1988 Dodge D50 - June 2008 Busted Knuckles

Busted Knuckles

Galen Armenta
Jun 1, 2008
Photographers: John Jackson
It's pretty rare that we receive a tech sheet filled out completely, let alone one with all of the detailed technical information we like to read. Jamey Tiffany of Bethlehem, Georgia, brought a smile to our faces as he has put his heart and soul into letting us know just what kind of enthusiast he is and what he went through building his '88 Dodge D-50. Some readers might see this as having too much spare time, but the way we look at it is custom-truck building runs deep in Jamey's blood and he has more to express than he could ever put on paper.
Photo 5/6   |   1988 Dodge D50 custom Interior
Jamey got interested in minis at the age of 15 after moving to Georgia from New York. One of his new friends had a hammered-out Toyota on 15s, which baited the hook for the young and impressionable Jamey. What got him to bite was the cruise night in Gainesville, Georgia, where everyone hung out on the main drag and checked out the rides. Finally setting the hook was a phone call from his cousin about a truck he was selling. Jamey took the deal and the D50 was his.
Jamey is particularly attached to his D50 because it's the first truck he ever owned. Even though he's owned several custom trucks in the decade since buying the D50, he always found himself wanting to work on the Dodge. This truck also represents a lot of firsts for Jamey: the first air setup he installed, the first time he shaved a set of door handles (which turned into everything else); it was even the first truck that he ever body-dropped.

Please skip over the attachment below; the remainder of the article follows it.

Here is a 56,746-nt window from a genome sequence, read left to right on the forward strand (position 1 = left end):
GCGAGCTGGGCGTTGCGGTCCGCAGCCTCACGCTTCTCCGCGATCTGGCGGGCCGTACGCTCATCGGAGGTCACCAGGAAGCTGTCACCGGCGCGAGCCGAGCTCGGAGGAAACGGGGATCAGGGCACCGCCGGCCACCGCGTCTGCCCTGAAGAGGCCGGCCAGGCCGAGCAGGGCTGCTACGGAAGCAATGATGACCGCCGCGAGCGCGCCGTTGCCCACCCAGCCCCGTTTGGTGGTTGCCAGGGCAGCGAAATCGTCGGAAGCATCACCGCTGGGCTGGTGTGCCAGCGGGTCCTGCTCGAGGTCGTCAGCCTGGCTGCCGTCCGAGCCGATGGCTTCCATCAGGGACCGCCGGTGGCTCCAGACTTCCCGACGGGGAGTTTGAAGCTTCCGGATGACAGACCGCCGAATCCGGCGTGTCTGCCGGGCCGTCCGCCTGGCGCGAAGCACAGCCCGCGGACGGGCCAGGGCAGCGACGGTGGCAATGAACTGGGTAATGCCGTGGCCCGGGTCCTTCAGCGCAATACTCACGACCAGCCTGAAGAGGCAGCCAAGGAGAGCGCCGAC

The D50 has quite a history. Jamey's replaced the doors and bumper twice, the hood, bed, and back window three times, the windshield and fenders four times, and wheels five times. He also replaced the tired 93hp motor with a 160hp Mitsubishi Starion turbo motor.
Photo 6/6   |   1988 Dodge D50 custom Engine
From the day he started out, Jamey has been honing his skills as a builder, getting better with each vehicle. He has no regrets about this build. The mistakes he made on this truck have only made him more aware of what to do right on the next one. His advice to new mini-truckers is to form a game plan and stick to it-your wallet will be a lot heavier, and there'll be less heartache. Most importantly, always remember that it's just for fun.



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